So, which is it? :scrutiny: 6,9, or 21 or so? A good rifleman should be able to do it with the first shot, because that's all a deer or enemy combatant will give you. You have been outted; trollmic.gif it goes boom was correct.
     
  21. Swamp Fox

    Swamp Fox member

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    Well entropy , like you said, we are entitled to our opinions
     
  22. thereisnospoon

    thereisnospoon Member

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    Dry Firing

    Swamo Fox,

    Question(s):

    1. What was the purpose/goal of this article?
    2. What are your professional qualifications? (This is merely a curiousity as one does not need professional qualifications to pontificate on THR).
    3. How many animals have you harvested in your lifetime?
    4. Have you ever shot in any type of firearms competition(s)?
    5. Why did you feel compelled to bring this article to THR as your first post?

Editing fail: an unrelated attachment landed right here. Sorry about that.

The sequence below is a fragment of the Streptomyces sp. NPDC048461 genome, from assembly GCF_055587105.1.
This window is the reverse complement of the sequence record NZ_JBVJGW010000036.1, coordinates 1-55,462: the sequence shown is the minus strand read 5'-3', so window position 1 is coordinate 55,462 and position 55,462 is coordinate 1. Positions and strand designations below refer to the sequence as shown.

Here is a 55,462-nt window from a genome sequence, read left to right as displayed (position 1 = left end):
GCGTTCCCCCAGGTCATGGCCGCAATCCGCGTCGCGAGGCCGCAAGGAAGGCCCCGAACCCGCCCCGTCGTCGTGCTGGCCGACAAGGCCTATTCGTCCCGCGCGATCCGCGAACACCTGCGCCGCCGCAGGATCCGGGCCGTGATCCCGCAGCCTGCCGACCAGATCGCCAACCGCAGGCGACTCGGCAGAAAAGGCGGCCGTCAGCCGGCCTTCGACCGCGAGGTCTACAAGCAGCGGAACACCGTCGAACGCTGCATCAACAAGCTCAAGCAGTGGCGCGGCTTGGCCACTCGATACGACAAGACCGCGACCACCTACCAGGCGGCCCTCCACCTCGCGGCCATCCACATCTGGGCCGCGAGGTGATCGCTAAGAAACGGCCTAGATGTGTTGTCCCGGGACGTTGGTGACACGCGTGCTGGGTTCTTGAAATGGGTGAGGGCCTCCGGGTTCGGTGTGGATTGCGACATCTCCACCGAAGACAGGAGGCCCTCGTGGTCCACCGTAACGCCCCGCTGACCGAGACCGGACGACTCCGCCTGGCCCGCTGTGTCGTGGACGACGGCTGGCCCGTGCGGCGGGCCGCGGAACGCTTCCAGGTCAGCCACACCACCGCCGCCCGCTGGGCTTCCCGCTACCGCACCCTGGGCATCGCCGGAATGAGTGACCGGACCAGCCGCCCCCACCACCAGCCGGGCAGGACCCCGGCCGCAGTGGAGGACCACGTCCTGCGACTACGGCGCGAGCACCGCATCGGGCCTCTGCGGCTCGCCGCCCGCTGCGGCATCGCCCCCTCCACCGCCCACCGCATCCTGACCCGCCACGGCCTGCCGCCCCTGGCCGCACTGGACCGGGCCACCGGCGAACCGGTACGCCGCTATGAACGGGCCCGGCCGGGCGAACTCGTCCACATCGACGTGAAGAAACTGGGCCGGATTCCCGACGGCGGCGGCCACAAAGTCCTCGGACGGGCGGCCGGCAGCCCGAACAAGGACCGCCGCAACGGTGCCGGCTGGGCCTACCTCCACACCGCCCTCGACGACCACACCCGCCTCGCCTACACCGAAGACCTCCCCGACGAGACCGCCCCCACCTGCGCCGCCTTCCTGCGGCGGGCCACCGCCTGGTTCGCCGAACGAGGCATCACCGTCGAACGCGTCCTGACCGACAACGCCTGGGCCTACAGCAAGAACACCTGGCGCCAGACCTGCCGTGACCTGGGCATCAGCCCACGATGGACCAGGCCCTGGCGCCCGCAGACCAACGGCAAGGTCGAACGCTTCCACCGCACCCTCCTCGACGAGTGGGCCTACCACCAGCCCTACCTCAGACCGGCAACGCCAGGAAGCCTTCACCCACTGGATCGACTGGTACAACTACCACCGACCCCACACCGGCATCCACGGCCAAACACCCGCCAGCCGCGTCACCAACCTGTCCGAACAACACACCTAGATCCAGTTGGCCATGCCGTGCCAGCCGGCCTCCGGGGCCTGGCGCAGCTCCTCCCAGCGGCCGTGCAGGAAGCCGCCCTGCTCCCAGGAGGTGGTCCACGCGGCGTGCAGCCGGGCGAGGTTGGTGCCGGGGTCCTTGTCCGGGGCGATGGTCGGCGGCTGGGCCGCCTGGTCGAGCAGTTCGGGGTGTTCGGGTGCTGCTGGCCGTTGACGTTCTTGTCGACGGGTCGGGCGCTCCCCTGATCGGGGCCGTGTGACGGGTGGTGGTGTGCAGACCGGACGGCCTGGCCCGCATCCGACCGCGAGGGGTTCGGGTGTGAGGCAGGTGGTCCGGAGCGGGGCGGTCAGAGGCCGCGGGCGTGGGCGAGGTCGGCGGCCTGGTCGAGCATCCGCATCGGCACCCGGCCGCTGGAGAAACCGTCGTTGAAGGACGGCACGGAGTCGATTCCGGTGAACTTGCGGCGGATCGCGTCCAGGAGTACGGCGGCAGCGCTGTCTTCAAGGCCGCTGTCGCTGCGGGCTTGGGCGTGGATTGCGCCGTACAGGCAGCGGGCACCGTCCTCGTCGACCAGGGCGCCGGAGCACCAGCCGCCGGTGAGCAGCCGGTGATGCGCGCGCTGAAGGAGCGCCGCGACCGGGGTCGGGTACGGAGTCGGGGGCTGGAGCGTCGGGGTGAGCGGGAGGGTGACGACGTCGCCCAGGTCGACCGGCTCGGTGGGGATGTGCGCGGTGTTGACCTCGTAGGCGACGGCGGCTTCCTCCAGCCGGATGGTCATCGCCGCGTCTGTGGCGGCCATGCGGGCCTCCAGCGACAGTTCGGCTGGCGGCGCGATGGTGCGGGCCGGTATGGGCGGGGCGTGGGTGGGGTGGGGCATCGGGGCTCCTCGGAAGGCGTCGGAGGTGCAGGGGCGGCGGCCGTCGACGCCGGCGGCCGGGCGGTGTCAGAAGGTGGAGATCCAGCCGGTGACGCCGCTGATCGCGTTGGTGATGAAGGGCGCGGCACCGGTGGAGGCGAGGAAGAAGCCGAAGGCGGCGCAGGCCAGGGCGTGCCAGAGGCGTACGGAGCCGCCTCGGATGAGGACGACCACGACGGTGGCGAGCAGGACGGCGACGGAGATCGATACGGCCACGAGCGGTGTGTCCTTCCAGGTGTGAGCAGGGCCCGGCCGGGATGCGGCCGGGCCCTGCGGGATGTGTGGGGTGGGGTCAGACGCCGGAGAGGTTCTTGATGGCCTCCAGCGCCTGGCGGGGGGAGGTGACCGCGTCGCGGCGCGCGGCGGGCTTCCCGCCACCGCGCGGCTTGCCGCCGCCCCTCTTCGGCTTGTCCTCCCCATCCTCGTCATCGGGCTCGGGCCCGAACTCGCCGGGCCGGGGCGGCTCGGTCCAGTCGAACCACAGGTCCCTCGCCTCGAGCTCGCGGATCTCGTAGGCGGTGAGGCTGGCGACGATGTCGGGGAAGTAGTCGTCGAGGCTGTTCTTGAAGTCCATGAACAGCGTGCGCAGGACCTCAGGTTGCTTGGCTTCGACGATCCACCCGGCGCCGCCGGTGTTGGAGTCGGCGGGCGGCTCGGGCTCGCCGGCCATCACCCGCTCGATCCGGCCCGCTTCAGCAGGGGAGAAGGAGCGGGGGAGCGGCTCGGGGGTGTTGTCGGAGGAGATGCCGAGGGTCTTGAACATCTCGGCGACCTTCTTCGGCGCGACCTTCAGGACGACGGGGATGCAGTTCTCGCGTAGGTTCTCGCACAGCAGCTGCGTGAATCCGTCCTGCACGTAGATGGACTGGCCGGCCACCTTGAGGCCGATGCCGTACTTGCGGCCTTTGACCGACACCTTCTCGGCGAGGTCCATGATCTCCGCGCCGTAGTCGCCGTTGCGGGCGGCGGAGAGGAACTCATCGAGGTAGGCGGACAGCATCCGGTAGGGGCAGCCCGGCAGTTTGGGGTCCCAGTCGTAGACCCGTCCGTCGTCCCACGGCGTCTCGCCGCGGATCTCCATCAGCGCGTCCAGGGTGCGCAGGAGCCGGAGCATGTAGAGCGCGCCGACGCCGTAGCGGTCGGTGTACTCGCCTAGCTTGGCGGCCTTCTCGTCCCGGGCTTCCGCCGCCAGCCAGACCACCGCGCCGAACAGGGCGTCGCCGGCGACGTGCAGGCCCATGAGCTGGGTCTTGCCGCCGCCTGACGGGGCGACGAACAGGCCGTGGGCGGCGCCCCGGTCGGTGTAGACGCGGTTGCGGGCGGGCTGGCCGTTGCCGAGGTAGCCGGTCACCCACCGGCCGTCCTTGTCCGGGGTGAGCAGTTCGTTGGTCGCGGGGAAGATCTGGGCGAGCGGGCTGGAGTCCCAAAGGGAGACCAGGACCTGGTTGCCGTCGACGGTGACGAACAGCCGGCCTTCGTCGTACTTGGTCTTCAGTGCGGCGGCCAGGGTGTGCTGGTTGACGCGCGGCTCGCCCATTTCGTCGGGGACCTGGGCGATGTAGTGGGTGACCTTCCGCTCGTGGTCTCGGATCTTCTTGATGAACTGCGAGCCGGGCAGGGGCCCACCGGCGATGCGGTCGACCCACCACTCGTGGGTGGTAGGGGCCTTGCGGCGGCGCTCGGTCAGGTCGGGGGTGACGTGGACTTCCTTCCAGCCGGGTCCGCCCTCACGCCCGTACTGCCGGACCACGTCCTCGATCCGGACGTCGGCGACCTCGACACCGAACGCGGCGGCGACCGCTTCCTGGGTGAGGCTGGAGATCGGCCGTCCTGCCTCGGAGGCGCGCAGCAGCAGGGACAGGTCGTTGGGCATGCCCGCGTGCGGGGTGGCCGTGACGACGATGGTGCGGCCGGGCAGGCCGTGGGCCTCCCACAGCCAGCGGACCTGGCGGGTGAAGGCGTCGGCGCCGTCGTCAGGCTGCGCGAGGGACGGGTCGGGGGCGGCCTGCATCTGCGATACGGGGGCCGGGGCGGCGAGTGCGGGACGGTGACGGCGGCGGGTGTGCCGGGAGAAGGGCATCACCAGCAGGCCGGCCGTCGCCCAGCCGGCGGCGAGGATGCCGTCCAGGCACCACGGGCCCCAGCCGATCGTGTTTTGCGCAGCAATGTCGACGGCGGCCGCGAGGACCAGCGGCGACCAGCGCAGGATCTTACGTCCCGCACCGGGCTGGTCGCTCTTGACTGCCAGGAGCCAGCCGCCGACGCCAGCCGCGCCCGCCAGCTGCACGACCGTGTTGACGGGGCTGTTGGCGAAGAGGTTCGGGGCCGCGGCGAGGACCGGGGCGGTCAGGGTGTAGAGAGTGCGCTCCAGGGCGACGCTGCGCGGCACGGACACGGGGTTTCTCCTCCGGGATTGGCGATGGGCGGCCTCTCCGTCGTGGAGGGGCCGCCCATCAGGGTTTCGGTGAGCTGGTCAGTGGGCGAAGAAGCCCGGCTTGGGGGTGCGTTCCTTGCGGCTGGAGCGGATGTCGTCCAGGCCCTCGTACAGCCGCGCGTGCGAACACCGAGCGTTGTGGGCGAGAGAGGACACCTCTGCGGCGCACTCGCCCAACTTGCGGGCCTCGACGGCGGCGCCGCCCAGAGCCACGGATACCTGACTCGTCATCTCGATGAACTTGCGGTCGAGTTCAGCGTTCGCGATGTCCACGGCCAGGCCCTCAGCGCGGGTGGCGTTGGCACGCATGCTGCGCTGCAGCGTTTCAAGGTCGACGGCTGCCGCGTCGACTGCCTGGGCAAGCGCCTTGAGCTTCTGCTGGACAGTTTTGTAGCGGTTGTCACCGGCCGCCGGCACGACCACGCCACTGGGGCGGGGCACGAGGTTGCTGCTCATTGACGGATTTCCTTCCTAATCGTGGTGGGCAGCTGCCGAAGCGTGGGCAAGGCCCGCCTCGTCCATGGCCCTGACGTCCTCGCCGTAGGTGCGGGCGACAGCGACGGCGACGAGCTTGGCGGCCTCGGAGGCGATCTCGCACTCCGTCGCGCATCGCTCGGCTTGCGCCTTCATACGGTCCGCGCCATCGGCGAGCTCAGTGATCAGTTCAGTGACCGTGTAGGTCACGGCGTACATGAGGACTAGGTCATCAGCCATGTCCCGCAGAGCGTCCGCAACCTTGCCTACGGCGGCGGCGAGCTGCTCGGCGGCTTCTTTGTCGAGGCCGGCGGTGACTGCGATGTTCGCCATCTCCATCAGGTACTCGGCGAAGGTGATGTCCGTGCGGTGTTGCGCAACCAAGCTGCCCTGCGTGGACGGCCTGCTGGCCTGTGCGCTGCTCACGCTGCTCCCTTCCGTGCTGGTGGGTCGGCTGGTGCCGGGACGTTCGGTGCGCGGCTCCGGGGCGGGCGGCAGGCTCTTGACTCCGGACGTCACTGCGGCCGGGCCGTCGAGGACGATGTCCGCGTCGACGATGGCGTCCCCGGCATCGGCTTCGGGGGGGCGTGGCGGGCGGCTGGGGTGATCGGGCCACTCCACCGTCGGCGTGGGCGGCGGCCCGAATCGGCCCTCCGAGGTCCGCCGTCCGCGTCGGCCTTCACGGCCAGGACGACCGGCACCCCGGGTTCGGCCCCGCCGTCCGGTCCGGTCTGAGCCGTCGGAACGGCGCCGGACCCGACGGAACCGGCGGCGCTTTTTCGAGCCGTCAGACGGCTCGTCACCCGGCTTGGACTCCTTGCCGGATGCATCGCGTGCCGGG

I could ask a lot more, but I think those will help me (us) understand you alittle better...

    Thank you in advance for your reply.
     
  23. Eric Bryant

    Eric Bryant Member

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    There's a fine line between trolling and just a bit of innocent attention-whoring. Judging by the fact that Mr. Fox engaged this topic not once but twice on the FAL Files (here and here - note the return to the first thread after the second was locked), this is just flat-out trolling.

    Gotta admit, though, I've never seen someone who actually calls for legislation banning dry-fire practice, so at least this is something a bit new and novel.
     
  24. Swamp Fox

    Swamp Fox member

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    Well Eric ,you evidently didn't read where after this guy continuously tried to sale me on this practice, that I finally said he wasn't listening, because if I could and was commander-in-chief of this country , I'd give an order that said , any soldier that advocates this practice( Dry Firing) to the civilian population will be stood in front of a firing squad and shot for disobeying orders.
     
  25. Monkeyleg

    Monkeyleg Member

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    You must be one heck of a shot, Swamp Fox. I know some exceptional shots, and they can't put three shots into a quarter without some kind of rest.

    I can put five .308 shots into a dime, but I do so with all the sandbag support I can get, and with a 20X scope. But I'm not a rifleman.